Scott develops an interesting spectrum of the range of possible reactions that slaves might express. It seems reasonable that this could also apply to serfs and untouchables. I’ve reorganized Scott’s spectrum so that it conforms with the traditional political spectrum. At the most extreme, right wing of the spectrum of subordination are the performances for a harsh overseer. This requires the most work. The responses to a more liberal lord or overseer is next on the spectrum and last and least demanding of public transcripts are the performances of whites who have no direct authority over slaves, but who still have privileges. The last four parts of the spectrum are the hidden transcripts, moving from sympathetic to the most trusted.

Confiding in other slaves and free blacks in general is certainly more direct than with any whites. More intimate still are the conversations had between slaves of the same master. Next is trustworthiness of one’s closest slave friends. Lastly are those with whom one can be most confidential – the immediate family of slaves.

Spectrum of Hidden and Public Transcript

Hidden Transcript                            Public transcript
dominant

For members of the same subordinate group

Immediate family of slaves Closest slave friends Slaves of the same master Slaves and free blacks Whites having no direct authority, but privileges Indulgent master/ overseer Harsh master/ overseer

Hidden transcript will be least inhibited when two conditions are fulfilled:

  • When it is voiced in a sequestered social site where control, surveillance and repression are the least able to reach. This is where they can talk freely.
  • When this milieu is composed entirely of close confidants who share with each other similar experiences of domination (in-common subordination).

The first condition is to have a place to discuss, fantasize, plot and scheme and the second is to have something to talk about.

Need for social spaces for the hidden transcript

Slaves made use of secluded woods, clearing gullies, thickets and ravines to meet and talk in safety. In quarters at night, slaves hung up quilts and rags to muffle the sound. They gathered in circles on their knees and whispered with a guard to watch for the authorities. English historian Christopher Hill points out that the heretical movement, the Lollards, was most rife in pastoral forest, moorland and fen areas where social control of the church did not effectively penetrate. Familists, Ranters and Levellers thrived best in those areas where surveillance was least – the pastoral, moorland and forest areas with few squires or clergy. In European culture, the alehouse, tavern, inn and cabaret were seen by secular authorities and by the church as places of subversion. But what do you do if no site is available? Resistance is rawer when showing itself in linguistic codes, dialects, gestures.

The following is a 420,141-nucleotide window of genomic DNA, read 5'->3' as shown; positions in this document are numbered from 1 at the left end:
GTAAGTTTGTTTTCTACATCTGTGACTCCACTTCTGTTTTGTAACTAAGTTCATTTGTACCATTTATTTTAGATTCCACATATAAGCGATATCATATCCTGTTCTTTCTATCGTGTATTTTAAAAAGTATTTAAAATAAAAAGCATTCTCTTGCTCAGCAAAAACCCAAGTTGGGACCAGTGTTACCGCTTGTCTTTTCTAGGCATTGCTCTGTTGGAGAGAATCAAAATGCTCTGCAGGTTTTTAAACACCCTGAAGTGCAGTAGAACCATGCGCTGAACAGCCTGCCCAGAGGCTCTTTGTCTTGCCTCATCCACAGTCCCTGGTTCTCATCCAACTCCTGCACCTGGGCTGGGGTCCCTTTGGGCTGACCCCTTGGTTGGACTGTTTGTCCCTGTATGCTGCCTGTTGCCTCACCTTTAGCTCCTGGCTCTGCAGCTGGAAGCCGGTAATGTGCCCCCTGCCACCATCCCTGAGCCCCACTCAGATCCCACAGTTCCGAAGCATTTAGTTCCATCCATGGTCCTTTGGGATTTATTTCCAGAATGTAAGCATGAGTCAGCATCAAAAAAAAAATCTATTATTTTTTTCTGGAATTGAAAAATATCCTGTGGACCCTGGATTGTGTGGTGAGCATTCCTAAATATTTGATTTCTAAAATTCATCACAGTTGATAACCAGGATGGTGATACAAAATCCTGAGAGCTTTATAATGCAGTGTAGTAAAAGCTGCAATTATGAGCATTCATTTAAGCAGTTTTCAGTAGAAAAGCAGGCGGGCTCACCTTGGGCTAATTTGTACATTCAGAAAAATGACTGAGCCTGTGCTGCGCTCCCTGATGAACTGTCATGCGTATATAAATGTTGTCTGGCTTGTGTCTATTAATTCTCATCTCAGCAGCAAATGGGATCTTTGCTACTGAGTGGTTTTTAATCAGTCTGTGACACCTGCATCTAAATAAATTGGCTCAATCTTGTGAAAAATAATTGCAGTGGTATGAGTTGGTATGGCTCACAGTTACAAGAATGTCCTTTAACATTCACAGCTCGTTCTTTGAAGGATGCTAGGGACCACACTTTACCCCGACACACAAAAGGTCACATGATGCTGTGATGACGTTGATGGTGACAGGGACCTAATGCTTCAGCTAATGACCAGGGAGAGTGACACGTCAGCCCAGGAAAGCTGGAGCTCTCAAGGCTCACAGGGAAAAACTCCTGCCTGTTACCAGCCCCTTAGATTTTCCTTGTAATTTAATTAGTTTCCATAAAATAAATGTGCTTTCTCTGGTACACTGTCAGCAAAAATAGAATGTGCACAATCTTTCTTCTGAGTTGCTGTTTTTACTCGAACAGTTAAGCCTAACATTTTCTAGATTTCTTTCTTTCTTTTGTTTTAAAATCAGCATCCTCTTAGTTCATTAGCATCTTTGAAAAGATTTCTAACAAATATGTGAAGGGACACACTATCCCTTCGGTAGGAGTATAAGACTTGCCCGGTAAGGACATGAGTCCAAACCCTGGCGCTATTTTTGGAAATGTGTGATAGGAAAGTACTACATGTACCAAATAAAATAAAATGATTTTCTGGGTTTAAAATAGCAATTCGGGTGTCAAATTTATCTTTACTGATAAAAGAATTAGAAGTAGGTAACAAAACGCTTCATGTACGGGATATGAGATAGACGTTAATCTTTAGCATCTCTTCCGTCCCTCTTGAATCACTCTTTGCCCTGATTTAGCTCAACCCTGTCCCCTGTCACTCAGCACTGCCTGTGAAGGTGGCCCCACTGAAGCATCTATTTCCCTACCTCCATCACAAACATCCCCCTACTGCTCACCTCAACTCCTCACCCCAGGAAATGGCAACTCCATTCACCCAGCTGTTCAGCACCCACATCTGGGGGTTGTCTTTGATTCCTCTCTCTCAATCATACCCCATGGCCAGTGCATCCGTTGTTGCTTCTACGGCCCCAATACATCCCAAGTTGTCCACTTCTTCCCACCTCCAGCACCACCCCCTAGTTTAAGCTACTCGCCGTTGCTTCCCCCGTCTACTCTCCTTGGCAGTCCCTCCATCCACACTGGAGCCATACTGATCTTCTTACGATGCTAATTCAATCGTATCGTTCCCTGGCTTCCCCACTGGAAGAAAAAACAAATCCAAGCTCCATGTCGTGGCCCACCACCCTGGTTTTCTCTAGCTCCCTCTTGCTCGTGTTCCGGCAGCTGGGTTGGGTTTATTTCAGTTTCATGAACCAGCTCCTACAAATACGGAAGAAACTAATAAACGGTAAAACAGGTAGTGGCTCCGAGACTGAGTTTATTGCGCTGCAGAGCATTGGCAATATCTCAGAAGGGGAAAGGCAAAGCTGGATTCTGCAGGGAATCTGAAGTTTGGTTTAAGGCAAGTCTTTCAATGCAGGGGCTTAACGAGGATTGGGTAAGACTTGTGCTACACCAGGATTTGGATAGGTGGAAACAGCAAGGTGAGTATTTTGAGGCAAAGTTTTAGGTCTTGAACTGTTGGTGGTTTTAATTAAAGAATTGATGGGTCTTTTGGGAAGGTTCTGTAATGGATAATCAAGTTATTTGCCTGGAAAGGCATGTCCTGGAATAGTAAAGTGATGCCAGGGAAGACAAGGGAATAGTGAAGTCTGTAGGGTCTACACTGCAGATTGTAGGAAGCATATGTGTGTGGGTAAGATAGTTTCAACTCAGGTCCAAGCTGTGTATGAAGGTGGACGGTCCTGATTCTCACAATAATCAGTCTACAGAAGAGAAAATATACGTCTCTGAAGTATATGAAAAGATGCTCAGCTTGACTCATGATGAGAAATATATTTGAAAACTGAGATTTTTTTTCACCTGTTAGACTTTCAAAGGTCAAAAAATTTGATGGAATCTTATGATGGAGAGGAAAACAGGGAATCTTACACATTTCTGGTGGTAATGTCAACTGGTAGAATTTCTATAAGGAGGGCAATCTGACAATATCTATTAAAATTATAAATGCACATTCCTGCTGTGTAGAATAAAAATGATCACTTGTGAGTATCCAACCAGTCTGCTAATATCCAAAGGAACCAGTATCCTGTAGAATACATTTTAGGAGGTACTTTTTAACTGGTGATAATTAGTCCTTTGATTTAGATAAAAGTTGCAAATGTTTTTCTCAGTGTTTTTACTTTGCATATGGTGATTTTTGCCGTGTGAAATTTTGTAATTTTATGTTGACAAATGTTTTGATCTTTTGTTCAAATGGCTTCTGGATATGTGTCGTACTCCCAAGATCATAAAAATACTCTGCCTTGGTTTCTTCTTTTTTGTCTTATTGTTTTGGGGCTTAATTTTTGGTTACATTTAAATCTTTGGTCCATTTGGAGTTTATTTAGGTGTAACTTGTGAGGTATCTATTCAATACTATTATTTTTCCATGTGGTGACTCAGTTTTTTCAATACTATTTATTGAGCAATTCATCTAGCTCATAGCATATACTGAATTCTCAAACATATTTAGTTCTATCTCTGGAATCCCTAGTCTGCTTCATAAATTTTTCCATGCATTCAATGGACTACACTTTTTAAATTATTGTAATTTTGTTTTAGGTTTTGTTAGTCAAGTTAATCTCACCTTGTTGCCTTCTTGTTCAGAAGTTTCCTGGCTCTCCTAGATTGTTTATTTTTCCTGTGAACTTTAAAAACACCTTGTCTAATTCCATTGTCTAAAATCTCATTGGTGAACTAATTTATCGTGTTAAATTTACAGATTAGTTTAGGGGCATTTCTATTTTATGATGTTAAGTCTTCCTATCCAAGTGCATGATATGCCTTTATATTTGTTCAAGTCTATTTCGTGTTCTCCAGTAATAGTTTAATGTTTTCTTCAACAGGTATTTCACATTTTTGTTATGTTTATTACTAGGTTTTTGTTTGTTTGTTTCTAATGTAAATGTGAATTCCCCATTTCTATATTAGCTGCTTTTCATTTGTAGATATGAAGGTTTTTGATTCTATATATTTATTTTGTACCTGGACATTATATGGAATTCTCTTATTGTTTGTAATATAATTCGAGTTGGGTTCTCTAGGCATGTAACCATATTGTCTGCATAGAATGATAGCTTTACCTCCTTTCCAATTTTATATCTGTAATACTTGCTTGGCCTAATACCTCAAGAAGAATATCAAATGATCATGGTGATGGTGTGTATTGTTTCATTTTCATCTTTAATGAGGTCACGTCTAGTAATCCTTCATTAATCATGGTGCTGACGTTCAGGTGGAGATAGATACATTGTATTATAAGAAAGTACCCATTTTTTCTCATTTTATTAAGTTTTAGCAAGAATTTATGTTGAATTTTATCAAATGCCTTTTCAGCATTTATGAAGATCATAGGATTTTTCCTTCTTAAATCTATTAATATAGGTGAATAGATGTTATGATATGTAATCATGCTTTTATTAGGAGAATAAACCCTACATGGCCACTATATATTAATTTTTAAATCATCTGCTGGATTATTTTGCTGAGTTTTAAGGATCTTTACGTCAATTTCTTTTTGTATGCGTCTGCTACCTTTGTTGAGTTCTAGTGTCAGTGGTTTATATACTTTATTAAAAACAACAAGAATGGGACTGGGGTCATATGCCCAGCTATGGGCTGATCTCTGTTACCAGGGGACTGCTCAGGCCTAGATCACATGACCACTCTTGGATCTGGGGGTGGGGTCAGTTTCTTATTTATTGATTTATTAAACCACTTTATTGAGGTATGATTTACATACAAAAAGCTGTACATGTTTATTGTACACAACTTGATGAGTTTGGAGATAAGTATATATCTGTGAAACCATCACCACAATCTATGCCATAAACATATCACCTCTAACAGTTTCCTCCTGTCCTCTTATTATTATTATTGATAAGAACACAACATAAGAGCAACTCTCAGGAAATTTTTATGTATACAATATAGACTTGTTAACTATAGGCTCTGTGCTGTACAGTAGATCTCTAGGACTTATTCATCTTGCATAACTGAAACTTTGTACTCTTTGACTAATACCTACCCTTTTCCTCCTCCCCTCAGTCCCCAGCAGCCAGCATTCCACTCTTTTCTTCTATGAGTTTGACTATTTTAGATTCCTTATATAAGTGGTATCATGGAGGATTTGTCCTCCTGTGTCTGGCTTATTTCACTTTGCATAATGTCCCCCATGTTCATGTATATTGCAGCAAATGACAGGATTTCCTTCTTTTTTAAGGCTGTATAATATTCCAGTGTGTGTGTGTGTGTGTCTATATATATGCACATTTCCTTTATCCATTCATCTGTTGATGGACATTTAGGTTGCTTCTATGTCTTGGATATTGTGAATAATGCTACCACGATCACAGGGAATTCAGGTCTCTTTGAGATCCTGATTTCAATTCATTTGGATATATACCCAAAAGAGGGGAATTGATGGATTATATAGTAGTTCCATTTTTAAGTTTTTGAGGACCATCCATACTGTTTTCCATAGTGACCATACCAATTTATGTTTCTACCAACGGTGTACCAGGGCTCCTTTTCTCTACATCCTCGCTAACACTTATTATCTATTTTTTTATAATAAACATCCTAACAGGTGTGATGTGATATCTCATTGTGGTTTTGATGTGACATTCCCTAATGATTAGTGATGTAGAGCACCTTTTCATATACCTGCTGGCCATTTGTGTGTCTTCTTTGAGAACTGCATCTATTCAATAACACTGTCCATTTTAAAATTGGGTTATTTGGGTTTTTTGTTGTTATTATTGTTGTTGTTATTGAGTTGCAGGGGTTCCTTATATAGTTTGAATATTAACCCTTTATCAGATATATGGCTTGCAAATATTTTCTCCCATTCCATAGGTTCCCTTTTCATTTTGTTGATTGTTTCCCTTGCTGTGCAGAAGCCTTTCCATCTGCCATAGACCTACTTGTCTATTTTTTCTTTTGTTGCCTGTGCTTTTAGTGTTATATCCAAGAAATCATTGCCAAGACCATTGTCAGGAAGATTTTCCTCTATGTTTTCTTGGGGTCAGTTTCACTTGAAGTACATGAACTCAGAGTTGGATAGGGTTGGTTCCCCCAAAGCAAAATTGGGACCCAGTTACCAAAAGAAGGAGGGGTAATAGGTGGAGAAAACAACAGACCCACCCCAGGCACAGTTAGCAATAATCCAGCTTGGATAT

Social spaces are not empty, neutral areas where subordinate groups simply slip into. Social spaces are an achievement of resistance – won and defended in the teeth of domination. Scott emphasizes the importance of having someone to share your perspective with in order to keep resistance alive. He refers to the social psychological Asch experiment. People are very likely to doubt their individually formulated perceptions of a line if enough people volunteer different perceptions. However, with even a minority of support for the individual’s perception, they are likely to stick with their original perception.

Are there subordinate groups that are more likely to stick together than others? Scott argues that among working class men some types of work are more likely to produce solidarity than others. These exist when a social group lacks mobility outside of their trade; there are high levels of cooperation necessary to do a job; there is high level of physical danger involved In the work; and workers are geographically isolated from other workers. That group is the most likely to be militant. What kind of workers are these? They are miners, merchant seamen, lumberjacks and longshoremen.

Conversely, in subordinate positions where there is likely to be an upward mobility built into the job: when the work involves contact with many other workers doing other jobs; the work does not require a great deal of cooperation and the occupation is not dangerous.  Those subordinate groups are not likely to build social solidarity.

Furthermore, the lower classes have horizontal mechanisms for controlling defection. These are not pretty and include slander, character assassination, gossip, rumor, public gestures of contempt, shunning, curses, backbiting, and out-casting. Anger will be disciplined by the shared experiences and power relations within that small group, ranging from raw anger to cooked indignation. Sentiments that are idiosyncratic, unrepresentative of the group’s feelings have weak resonance and are likely to be selected against or censored.